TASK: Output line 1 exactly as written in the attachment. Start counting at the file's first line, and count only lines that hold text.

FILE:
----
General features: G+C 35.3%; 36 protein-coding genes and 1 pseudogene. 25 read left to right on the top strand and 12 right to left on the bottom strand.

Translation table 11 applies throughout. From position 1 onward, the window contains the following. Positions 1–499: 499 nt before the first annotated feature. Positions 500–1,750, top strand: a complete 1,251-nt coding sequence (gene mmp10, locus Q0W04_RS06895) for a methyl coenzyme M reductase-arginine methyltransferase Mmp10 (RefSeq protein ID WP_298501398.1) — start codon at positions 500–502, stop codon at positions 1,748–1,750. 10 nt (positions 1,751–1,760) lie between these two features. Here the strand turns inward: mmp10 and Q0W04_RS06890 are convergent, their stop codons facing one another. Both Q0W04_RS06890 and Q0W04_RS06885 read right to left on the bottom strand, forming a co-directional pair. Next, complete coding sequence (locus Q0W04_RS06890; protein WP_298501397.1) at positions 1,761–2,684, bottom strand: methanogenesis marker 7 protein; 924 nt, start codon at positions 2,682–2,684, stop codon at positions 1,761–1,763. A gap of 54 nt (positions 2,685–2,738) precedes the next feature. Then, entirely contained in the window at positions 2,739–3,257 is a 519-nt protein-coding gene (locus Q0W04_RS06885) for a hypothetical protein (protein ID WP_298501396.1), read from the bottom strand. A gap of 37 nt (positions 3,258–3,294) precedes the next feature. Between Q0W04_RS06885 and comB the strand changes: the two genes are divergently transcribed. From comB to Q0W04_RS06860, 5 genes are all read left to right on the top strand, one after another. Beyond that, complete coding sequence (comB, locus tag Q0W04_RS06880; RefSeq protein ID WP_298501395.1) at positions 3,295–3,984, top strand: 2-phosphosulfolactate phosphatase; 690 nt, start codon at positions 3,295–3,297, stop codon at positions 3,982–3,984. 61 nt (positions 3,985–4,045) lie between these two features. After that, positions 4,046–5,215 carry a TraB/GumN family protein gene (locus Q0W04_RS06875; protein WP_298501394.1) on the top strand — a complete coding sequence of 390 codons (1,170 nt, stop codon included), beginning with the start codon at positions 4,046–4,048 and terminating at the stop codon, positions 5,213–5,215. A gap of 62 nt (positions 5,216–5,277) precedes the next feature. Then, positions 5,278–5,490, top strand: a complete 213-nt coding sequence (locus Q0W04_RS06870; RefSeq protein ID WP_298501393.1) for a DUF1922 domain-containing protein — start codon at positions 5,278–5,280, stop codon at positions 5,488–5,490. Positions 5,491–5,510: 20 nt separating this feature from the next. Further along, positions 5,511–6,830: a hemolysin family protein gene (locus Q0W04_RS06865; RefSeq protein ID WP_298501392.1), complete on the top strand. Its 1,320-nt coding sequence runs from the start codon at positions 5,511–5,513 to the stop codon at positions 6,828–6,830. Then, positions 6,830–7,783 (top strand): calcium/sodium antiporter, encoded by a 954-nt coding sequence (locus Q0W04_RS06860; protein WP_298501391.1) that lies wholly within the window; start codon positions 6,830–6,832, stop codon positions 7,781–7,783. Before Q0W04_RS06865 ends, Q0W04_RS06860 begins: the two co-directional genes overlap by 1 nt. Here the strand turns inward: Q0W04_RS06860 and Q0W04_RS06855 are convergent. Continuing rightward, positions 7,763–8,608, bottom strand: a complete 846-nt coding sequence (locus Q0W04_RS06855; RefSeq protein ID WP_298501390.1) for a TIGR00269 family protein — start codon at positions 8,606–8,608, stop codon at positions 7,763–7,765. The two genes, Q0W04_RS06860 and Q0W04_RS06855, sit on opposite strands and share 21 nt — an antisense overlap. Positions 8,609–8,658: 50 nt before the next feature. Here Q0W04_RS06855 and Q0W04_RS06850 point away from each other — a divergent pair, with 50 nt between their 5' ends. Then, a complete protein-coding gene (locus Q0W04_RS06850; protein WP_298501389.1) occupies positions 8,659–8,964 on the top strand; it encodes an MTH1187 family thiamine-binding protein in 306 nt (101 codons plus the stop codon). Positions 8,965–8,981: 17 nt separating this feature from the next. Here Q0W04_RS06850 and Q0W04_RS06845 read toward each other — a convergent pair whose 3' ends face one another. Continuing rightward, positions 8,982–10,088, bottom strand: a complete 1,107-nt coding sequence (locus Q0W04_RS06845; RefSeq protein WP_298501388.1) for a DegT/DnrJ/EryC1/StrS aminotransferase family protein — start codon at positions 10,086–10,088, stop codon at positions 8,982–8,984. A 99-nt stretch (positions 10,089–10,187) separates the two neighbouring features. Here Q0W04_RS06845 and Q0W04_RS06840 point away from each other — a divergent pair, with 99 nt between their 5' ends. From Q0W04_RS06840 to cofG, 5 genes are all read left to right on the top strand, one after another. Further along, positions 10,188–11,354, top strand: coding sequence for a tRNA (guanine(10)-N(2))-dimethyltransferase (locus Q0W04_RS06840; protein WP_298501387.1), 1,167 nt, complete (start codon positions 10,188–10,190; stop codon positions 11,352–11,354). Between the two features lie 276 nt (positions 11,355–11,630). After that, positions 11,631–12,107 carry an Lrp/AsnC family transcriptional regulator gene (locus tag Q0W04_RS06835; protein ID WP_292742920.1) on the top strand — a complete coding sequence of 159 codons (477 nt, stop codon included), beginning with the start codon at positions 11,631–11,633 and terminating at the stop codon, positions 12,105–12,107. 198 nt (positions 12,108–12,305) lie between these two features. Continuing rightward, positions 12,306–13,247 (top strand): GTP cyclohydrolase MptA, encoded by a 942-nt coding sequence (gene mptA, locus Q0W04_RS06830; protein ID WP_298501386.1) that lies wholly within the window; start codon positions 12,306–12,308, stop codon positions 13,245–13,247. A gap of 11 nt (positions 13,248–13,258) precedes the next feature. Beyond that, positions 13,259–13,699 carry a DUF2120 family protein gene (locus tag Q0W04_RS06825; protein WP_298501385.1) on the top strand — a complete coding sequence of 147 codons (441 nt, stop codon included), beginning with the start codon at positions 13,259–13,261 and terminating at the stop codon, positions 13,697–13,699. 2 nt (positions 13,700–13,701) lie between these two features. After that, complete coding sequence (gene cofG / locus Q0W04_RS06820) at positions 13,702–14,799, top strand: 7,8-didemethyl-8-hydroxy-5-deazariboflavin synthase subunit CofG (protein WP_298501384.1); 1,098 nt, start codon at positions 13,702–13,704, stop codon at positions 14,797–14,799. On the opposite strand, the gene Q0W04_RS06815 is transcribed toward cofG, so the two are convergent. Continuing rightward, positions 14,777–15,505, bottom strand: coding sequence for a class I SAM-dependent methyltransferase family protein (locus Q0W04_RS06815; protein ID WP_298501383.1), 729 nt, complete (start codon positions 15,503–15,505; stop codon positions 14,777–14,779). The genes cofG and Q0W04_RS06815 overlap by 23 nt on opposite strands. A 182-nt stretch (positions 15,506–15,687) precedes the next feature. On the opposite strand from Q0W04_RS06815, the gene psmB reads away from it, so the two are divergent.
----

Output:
General features: G+C 35.3%; 36 protein-coding genes and 1 pseudogene. 25 read left to right on the top strand and 12 right to left on the bottom strand.